Pythonity Blog Pythonity Blog

Python Developer Environment on OS X

I recently decided that my beloved ThinkPad x220 - the last of its kind before Lenovo started slowly destroying (changing? nah, let's go with destroying) the famous IBM computer line - was slowly getting too old. Don't get me wrong, it's an awesome computer, with perfect size, beautiful IPS screen (seriously, why are they so rare?), the best keyboard I ever had and TrackPoint that I will miss very much. And did I mention the built-in 3G module, docking station, and the ability to dismantle the whole thing with one screwdriver and half an hour of free time? Wait, what was I talking about?

Yeah, it was and still is an awesome computer. But 4 years is a lot, especially if it's also your work tool. All that came at the time when my brother was selling his old MacBook Pro which had me intrigued for a long time (after doing a bit of research and painfully removing ThinkPads from the consideration, the only real alternative to Apple was System76), so here we are.

After about a week of using it, I have a million thoughts, complaints, and pleasant surprises about OS X (or should I say "macOS"? ugh) and the laptop itself, but this is neither the place nor the time for those. Instead, I want to focus on setting up a Python developer environment on it.

As a long time Ubuntu and elementary OS user I kinda took apt-get and PPAs for granted. They're awesome. Need something? There's a good chance that it's already in the repositories or someone made a repository with it and hosted it (for free) on [Launchpad][launchpad], so it's available for anyone. So just do apt-get install planet-express and you're good to go, with automatic and centralized updates no less. Isn't that awesome? So... none of that on OS X.

Well, at least by default, because that's where the awesome Homebrew comes in. "The missing package manager for OS X" - rarely a description is so on point that I don't really have anything to add. Seriously, I don't think I would be able to use OS X without it. So install it if you haven't already:

/usr/bin/ruby -e "$(curl -fsSL https://raw.githubusercontent.com/Homebrew/install/master/install)"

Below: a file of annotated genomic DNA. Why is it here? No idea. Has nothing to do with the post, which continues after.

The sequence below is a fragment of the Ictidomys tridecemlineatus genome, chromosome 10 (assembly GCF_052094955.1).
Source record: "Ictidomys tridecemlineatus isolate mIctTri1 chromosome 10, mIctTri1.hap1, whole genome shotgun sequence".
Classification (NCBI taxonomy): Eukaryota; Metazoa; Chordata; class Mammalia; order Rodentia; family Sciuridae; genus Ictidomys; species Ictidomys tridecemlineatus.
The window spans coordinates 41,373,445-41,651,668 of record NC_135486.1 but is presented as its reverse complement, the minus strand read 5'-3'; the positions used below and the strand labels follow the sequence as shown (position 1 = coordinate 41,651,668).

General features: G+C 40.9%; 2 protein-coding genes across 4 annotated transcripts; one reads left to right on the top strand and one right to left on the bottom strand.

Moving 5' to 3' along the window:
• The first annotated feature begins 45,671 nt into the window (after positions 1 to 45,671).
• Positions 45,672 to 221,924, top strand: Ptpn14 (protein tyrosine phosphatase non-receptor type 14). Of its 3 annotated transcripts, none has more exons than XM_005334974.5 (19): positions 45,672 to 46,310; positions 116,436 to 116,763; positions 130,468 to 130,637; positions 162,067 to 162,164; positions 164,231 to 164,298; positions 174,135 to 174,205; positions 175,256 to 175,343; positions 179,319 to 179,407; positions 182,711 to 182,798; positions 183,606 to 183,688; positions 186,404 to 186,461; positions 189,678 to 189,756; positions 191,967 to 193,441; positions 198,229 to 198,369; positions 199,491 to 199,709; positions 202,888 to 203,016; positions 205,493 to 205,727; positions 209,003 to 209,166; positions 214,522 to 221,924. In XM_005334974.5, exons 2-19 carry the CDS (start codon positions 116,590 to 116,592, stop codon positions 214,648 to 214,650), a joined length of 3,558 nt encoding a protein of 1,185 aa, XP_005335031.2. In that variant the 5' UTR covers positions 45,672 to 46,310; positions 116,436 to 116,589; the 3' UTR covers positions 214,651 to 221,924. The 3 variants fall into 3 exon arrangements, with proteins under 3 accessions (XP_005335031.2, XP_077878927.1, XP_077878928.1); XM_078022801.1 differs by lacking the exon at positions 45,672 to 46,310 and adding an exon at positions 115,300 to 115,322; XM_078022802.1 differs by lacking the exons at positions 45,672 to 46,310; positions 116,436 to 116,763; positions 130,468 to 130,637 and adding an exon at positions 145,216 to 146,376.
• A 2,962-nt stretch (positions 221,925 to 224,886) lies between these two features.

Anyway, Python environment. The most basic setup would be brew install python python3, but I wouldn't really call that a Python developer environment. What if you need both Python 3.4 and 3.5? What about using tox and testing it under a number of Python versions? Virtual environments anyone? Homebrew doesn't really offer such flexibility (why would it? it's a package manager after all) and its maintainers agree - anything more complicated than using the latest version of Python 2 and/or 3 with it is a no no.

Luckily, pyenv comes to the rescue. It basically allows you to install any Python version released. You need Python 2.2.2 and 3.3.3 for some weird reason? Pyenv has your back:

$ brew install pyenv
$ pyenv install 3.5.2
$ pyenv install 3.4.5
$ pyenv install 3.3.3
$ pyenv install 2.7.12
$ pyenv install 2.2.2
$ pyenv versions
* system (set by /Users/bender/.pyenv/version)
  2.2.2
  2.7.12
  3.3.3
  3.4.5
  3.5.2

You can then set these Python version(s) globally (rather self-explanatory) or locally (it saves passed Python versions in .python-version in current directory, so that it can 'set' them on entering it). Really cool stuff. But it gets even better.

Pyenv also has two plugins to manage so-called virtual environments (or just virtualenvs if you will) - pyenv-virtualenv and pyenv-virtualenvwrapper - both awesome looking, each with a slightly different approach. I previously used virtualenvwrapper and was tempted to do the same here. But after playing with both of them for a few minutes I opted in favor of pyenv-virtualenv, and I don't really have any complaints. Everything is straightforward and just works:

$ brew install pyenv-virtualenv
$ pyenv 3.3.3 flexo
$ pyenv virtualenvs
  3.3.3/envs/flexo (created from /home/bender/.pyenv/versions/3.3.3)
* flexo (created from /home/bender/.pyenv/versions/3.3.3)

The activation and deactivation also works as expected:

$ pyenv activate flexo
$ pyenv deactivate

I won't really go into the rest of my stack, but I can recommend the following:
- Homebrew Cask - Homebrew but for GUI apps
- Antigen - Awesome plugin manager for zsh, an alternative to oh-my-zsh
- iTerm 2 - Better terminal replacement
- Honukai Theme - Just a iTerm/zsh eyecandy, but what a eyecandy it is
- Sublime Text - Some prefer TextMate, I prefer Sublime Text
- PyCharm - My IDE of choice
- Dash - Extremely convenient offline documentation for programmers
- Tunnelblick - VPN client. Gets the job done

As always - feel free to ask any question.

Comments